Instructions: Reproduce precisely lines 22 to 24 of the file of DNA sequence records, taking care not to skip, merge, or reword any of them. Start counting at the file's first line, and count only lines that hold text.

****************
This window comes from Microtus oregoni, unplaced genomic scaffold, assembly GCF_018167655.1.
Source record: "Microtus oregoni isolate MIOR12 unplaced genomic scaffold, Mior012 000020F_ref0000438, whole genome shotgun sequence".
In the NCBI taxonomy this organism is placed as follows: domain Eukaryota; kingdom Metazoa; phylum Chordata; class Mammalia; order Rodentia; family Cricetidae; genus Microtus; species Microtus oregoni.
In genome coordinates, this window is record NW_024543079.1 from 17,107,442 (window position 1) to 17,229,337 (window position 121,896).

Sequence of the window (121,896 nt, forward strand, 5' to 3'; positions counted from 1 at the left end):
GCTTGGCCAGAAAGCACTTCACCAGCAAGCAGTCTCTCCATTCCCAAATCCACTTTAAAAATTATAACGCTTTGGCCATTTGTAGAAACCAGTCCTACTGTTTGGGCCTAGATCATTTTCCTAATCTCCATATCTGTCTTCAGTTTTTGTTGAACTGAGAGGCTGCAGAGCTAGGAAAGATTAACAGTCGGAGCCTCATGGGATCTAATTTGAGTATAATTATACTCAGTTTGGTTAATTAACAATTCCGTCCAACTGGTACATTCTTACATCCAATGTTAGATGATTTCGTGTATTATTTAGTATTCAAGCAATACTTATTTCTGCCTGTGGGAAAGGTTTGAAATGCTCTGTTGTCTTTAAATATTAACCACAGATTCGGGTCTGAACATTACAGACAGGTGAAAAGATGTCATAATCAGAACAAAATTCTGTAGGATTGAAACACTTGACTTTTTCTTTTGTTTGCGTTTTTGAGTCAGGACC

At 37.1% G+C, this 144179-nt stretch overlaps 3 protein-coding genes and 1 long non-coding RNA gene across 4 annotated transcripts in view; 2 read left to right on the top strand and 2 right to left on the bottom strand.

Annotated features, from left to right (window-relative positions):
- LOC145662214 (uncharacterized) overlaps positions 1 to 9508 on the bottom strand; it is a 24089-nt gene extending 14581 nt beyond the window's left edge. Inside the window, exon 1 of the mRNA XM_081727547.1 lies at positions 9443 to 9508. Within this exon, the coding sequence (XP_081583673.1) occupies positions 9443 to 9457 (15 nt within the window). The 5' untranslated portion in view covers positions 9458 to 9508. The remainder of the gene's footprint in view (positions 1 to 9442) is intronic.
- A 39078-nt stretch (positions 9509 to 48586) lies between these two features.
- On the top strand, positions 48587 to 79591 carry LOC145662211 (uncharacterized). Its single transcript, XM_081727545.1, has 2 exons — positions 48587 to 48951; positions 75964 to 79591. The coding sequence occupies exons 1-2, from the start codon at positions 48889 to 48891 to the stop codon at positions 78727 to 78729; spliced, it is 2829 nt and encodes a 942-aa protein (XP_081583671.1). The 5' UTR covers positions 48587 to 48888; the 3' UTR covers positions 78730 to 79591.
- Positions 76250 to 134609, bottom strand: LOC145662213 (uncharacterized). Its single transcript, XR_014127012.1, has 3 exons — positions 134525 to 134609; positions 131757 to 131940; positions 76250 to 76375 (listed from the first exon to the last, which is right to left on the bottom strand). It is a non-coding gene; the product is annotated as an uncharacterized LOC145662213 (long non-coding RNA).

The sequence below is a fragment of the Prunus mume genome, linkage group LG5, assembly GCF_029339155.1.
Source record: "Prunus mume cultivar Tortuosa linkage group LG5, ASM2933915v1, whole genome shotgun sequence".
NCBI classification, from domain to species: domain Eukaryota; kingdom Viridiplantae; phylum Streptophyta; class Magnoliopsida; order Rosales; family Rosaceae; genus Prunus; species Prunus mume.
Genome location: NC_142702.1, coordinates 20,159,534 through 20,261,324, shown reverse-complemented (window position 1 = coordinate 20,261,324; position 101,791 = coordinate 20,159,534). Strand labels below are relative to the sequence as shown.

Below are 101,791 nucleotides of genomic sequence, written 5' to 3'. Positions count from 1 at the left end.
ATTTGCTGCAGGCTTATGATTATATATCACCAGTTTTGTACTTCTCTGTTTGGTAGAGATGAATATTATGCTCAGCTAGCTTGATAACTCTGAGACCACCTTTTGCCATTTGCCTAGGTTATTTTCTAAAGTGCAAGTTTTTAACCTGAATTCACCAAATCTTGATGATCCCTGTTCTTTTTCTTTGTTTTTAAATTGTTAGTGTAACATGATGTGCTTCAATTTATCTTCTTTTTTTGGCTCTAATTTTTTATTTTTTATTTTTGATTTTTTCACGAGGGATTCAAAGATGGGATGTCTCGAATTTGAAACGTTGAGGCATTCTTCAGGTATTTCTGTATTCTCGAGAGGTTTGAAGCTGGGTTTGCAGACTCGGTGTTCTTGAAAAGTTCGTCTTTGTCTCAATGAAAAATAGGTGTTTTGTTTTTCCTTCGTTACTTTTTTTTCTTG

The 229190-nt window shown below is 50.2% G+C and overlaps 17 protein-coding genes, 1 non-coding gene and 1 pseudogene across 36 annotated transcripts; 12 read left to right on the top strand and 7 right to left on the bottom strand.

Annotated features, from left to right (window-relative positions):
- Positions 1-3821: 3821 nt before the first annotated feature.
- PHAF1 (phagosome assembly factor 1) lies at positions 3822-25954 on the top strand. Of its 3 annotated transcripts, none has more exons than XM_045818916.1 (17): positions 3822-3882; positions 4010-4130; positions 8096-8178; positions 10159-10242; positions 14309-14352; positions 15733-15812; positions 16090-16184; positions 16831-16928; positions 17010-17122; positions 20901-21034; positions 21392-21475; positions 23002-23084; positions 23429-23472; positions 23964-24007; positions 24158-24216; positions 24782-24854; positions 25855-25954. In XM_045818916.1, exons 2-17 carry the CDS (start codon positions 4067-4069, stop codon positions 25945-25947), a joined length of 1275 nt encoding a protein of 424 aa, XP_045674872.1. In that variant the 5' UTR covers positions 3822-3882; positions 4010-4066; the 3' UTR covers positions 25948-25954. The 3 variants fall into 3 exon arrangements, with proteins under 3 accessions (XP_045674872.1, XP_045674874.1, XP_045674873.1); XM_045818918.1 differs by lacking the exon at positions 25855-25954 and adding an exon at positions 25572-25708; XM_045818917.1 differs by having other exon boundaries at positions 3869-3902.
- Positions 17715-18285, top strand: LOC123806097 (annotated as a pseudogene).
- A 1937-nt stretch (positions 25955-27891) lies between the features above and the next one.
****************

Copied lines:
- PHAF1 (phagosome assembly factor 1) lies at positions 3822-25954 on the top strand. Of its 3 annotated transcripts, none has more exons than XM_045818916.1 (17): positions 3822-3882; positions 4010-4130; positions 8096-8178; positions 10159-10242; positions 14309-14352; positions 15733-15812; positions 16090-16184; positions 16831-16928; positions 17010-17122; positions 20901-21034; positions 21392-21475; positions 23002-23084; positions 23429-23472; positions 23964-24007; positions 24158-24216; positions 24782-24854; positions 25855-25954. In XM_045818916.1, exons 2-17 carry the CDS (start codon positions 4067-4069, stop codon positions 25945-25947), a joined length of 1275 nt encoding a protein of 424 aa, XP_045674872.1. In that variant the 5' UTR covers positions 3822-3882; positions 4010-4066; the 3' UTR covers positions 25948-25954. The 3 variants fall into 3 exon arrangements, with proteins under 3 accessions (XP_045674872.1, XP_045674874.1, XP_045674873.1); XM_045818918.1 differs by lacking the exon at positions 25855-25954 and adding an exon at positions 25572-25708; XM_045818917.1 differs by having other exon boundaries at positions 3869-3902.
- Positions 17715-18285, top strand: LOC123806097 (annotated as a pseudogene).
- A 1937-nt stretch (positions 25955-27891) lies between the features above and the next one.